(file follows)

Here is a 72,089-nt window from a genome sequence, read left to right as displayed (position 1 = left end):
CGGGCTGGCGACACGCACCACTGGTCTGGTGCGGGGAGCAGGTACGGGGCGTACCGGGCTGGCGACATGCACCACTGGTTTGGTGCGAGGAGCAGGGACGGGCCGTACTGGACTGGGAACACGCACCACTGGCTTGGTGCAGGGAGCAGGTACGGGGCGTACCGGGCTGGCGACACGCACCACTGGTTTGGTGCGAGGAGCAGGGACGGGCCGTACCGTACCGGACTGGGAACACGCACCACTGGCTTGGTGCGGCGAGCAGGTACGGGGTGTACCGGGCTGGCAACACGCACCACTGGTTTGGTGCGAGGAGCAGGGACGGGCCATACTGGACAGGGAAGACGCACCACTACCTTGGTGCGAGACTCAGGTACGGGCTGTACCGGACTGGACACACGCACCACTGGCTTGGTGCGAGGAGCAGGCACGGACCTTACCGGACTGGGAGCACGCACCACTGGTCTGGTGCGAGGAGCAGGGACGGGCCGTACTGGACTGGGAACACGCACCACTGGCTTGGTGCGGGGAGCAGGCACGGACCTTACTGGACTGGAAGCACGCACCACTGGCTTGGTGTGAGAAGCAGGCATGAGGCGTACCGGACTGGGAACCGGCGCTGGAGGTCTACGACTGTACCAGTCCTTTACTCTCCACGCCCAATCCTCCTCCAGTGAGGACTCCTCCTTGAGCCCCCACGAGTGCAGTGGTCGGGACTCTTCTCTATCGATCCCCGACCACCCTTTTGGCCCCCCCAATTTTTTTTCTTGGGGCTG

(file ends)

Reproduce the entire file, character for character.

Here is a 72,089-nt window from a genome sequence, read left to right as displayed (position 1 = left end):
CGGGCTGGCGACACGCACCACTGGTCTGGTGCGGGGAGCAGGTACGGGGCGTACCGGGCTGGCGACATGCACCACTGGTTTGGTGCGAGGAGCAGGGACGGGCCGTACTGGACTGGGAACACGCACCACTGGCTTGGTGCAGGGAGCAGGTACGGGGCGTACCGGGCTGGCGACACGCACCACTGGTTTGGTGCGAGGAGCAGGGACGGGCCGTACCGTACCGGACTGGGAACACGCACCACTGGCTTGGTGCGGCGAGCAGGTACGGGGTGTACCGGGCTGGCAACACGCACCACTGGTTTGGTGCGAGGAGCAGGGACGGGCCATACTGGACAGGGAAGACGCACCACTACCTTGGTGCGAGACTCAGGTACGGGCTGTACCGGACTGGACACACGCACCACTGGCTTGGTGCGAGGAGCAGGCACGGACCTTACCGGACTGGGAGCACGCACCACTGGTCTGGTGCGAGGAGCAGGGACGGGCCGTACTGGACTGGGAACACGCACCACTGGCTTGGTGCGGGGAGCAGGCACGGACCTTACTGGACTGGAAGCACGCACCACTGGCTTGGTGTGAGAAGCAGGCATGAGGCGTACCGGACTGGGAACCGGCGCTGGAGGTCTACGACTGTACCAGTCCTTTACTCTCCACGCCCAATCCTCCTCCAGTGAGGACTCCTCCTTGAGCCCCCACGAGTGCAGTGGTCGGGACTCTTCTCTATCGATCCCCGACCACCCTTTTGGCCCCCCCAATTTTTTTTCTTGGGGCTG